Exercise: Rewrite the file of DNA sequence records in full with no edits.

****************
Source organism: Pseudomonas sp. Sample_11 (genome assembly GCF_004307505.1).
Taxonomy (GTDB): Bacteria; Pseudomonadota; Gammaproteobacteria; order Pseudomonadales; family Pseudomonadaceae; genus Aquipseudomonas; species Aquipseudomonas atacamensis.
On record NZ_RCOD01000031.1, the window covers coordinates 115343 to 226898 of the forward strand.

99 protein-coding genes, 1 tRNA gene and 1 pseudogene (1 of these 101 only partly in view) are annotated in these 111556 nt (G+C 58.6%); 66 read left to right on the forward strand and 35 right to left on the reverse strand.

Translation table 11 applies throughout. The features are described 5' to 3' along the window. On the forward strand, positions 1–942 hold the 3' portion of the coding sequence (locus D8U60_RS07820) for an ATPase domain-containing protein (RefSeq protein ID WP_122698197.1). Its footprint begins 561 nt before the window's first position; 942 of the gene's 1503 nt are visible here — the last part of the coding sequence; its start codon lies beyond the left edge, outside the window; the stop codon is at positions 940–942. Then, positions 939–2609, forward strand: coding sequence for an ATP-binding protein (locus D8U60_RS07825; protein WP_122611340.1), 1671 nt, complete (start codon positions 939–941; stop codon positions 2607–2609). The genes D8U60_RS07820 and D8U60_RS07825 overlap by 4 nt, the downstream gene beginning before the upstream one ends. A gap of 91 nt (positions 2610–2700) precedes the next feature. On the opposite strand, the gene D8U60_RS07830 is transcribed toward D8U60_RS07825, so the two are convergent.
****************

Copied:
Source organism: Pseudomonas sp. Sample_11 (genome assembly GCF_004307505.1).
Taxonomy (GTDB): Bacteria; Pseudomonadota; Gammaproteobacteria; order Pseudomonadales; family Pseudomonadaceae; genus Aquipseudomonas; species Aquipseudomonas atacamensis.
On record NZ_RCOD01000031.1, the window covers coordinates 115343 to 226898 of the forward strand.

99 protein-coding genes, 1 tRNA gene and 1 pseudogene (1 of these 101 only partly in view) are annotated in these 111556 nt (G+C 58.6%); 66 read left to right on the forward strand and 35 right to left on the reverse strand.

Translation table 11 applies throughout. The features are described 5' to 3' along the window. On the forward strand, positions 1–942 hold the 3' portion of the coding sequence (locus D8U60_RS07820) for an ATPase domain-containing protein (RefSeq protein ID WP_122698197.1). Its footprint begins 561 nt before the window's first position; 942 of the gene's 1503 nt are visible here — the last part of the coding sequence; its start codon lies beyond the left edge, outside the window; the stop codon is at positions 940–942. Then, positions 939–2609, forward strand: coding sequence for an ATP-binding protein (locus D8U60_RS07825; protein WP_122611340.1), 1671 nt, complete (start codon positions 939–941; stop codon positions 2607–2609). The genes D8U60_RS07820 and D8U60_RS07825 overlap by 4 nt, the downstream gene beginning before the upstream one ends. A gap of 91 nt (positions 2610–2700) precedes the next feature. On the opposite strand, the gene D8U60_RS07830 is transcribed toward D8U60_RS07825, so the two are convergent.